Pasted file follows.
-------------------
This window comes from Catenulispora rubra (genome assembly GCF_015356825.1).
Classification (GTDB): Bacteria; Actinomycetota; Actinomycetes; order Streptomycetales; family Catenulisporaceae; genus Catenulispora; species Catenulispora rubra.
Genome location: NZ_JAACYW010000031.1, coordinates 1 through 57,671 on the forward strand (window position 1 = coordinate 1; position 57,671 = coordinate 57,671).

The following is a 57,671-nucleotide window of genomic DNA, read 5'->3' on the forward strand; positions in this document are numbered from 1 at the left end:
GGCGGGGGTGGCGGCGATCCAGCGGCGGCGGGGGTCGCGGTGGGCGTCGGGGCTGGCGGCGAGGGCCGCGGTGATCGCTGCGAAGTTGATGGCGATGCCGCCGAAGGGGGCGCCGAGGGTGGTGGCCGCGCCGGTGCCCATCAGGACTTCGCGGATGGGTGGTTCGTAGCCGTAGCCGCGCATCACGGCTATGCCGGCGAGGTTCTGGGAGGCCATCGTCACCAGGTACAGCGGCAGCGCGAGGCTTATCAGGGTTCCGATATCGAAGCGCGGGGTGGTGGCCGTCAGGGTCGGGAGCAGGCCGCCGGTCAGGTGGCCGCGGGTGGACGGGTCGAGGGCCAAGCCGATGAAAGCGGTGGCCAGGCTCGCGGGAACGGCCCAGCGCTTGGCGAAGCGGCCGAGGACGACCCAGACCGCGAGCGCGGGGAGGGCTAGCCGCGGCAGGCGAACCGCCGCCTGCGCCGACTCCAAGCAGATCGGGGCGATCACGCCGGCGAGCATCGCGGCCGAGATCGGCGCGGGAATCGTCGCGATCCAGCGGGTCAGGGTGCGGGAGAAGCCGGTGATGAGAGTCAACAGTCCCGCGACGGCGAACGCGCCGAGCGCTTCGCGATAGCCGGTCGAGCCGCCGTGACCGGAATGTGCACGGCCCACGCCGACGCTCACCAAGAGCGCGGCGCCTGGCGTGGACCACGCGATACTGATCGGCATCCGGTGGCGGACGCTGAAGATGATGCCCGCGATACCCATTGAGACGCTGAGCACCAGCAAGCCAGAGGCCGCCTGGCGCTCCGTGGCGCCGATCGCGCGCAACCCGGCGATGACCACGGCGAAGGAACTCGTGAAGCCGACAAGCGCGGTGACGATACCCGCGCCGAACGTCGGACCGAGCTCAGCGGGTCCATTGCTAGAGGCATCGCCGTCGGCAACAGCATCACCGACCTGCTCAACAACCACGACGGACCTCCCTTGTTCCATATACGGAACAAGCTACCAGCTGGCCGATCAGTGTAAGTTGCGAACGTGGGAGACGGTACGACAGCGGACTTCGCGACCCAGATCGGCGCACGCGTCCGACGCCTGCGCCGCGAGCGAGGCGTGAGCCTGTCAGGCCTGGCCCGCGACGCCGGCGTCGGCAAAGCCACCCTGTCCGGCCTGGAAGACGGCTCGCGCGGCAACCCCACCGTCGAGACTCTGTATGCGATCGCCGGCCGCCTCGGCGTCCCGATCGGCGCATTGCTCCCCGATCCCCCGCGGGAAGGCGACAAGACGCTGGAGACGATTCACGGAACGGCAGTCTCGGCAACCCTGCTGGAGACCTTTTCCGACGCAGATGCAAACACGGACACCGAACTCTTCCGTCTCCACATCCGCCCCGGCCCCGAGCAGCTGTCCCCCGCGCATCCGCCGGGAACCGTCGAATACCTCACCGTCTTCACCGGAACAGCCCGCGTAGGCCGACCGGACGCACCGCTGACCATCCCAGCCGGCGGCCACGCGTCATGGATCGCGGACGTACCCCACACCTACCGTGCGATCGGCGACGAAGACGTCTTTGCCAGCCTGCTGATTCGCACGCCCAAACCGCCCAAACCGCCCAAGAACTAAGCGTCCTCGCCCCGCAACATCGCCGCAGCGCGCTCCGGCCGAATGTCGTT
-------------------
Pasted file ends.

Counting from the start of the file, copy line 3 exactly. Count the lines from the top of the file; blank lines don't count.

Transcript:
Genome location: NZ_JAACYW010000031.1, coordinates 1 through 57,671 on the forward strand (window position 1 = coordinate 1; position 57,671 = coordinate 57,671).